Describes miscellaneous characteristics of an object or class of objects. A container can call the IOleObject::GetMiscStatus method to determine the OLEMISC bits set for an object. The values specified in an object server's CLSID\MiscStatus entry in the registration database are based on the OLEMISC enumeration. These constants are also used in the dwStatus member of the OBJECTDESCRIPTOR structure.
When the container resizes the space allocated to displaying one of the object's presentations, the object wants to recompose the presentation. This means that on resize, the object wants to do more than scale its picture. If this bit is set, the container should force the object to the running state and call IOleObject::SetExtent with the new size.
The object has no useful content view other than its icon. From the user's perspective, the Display As Icon check box (in the Paste Special dialog box) for this object should always be checked, and should not be uncheckable. Note that such an object should still have a drawable content aspect; it will look the same as its icon view.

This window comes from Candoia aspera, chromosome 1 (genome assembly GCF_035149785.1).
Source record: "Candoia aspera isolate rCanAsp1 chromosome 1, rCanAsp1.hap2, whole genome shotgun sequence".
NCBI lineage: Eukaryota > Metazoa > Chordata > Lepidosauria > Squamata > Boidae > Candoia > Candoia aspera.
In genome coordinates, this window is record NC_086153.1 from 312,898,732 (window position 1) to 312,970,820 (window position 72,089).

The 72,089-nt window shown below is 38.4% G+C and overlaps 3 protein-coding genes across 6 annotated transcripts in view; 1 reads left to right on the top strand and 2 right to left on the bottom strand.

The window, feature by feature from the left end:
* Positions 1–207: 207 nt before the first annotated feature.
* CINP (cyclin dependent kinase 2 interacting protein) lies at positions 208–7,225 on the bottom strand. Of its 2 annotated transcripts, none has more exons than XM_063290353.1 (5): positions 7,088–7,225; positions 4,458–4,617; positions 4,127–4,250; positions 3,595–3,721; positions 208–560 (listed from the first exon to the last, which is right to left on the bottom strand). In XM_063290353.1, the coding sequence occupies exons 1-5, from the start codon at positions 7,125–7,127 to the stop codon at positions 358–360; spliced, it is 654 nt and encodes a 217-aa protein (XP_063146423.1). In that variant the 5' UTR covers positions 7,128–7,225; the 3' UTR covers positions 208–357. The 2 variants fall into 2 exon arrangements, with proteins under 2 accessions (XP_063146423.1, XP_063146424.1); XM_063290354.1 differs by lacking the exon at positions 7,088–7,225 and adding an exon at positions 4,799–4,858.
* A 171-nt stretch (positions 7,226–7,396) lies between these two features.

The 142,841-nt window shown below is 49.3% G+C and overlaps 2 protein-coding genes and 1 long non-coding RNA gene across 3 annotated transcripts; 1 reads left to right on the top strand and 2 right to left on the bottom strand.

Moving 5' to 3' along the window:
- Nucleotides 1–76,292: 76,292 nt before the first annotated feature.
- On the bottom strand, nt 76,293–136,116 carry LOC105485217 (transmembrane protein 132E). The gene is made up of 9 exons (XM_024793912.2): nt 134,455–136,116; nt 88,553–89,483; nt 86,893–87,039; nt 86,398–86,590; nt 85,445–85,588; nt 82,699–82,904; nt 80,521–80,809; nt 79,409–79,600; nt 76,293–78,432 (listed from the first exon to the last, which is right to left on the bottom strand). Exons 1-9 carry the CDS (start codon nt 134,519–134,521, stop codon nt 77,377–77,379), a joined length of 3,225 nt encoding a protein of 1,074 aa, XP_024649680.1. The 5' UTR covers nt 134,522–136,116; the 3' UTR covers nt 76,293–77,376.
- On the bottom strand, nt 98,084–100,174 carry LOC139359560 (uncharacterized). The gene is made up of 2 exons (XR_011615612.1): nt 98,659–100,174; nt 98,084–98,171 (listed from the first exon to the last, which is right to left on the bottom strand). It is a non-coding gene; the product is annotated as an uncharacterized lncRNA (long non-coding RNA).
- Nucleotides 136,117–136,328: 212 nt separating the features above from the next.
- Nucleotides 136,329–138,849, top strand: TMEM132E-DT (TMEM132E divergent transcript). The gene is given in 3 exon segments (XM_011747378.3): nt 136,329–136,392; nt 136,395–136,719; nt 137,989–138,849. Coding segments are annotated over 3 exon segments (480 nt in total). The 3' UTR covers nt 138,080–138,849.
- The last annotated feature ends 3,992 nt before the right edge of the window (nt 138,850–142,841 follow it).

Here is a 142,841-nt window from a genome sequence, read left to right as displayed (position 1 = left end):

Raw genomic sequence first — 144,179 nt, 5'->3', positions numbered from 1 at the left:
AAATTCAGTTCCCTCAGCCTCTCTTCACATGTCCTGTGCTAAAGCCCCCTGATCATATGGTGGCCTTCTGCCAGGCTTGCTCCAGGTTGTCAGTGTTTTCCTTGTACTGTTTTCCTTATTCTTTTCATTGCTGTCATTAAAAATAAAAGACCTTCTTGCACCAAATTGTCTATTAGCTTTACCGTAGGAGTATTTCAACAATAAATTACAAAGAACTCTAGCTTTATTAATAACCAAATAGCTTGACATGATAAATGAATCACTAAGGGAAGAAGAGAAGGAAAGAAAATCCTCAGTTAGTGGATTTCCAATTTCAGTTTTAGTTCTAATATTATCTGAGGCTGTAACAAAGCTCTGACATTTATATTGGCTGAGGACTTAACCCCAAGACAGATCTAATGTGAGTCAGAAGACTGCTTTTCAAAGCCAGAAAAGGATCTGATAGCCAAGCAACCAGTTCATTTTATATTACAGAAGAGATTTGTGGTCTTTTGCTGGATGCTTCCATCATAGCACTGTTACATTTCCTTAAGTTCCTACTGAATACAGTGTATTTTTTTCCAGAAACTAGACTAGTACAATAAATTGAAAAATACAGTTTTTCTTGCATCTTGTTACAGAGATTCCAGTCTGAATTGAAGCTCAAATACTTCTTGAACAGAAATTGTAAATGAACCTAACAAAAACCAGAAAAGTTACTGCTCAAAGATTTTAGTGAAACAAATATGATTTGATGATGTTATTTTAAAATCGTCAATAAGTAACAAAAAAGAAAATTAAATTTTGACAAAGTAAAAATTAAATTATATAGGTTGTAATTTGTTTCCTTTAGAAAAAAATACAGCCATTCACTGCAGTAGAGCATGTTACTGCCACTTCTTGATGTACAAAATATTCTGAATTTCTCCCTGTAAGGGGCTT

The object has initialized itself from the data in the container's current selection. Containers should examine this bit after calling IOleObject::InitFromData to initialize an object from the current selection. If set, the container should insert the object beside the current selection rather than replacing the current selection. If this bit is not set, the object being inserted replaces the current selection.
This object is a static object, which is an object that contains only a presentation; it contains no native data. See OleCreateStaticFromData.
This object cannot be the link source that when bound to activates (runs) the object. If the object is selected and copied to the clipboard, the object's container can offer a link in a clipboard data transfer that, when bound, must connect to the outside of the object. The user would see the object selected in its container, not open for editing. Rather than doing this, the container can simply refuse to offer a link source when transferring objects with this bit set. Examples of objects that have this bit set include OLE1 objects, static objects, and links.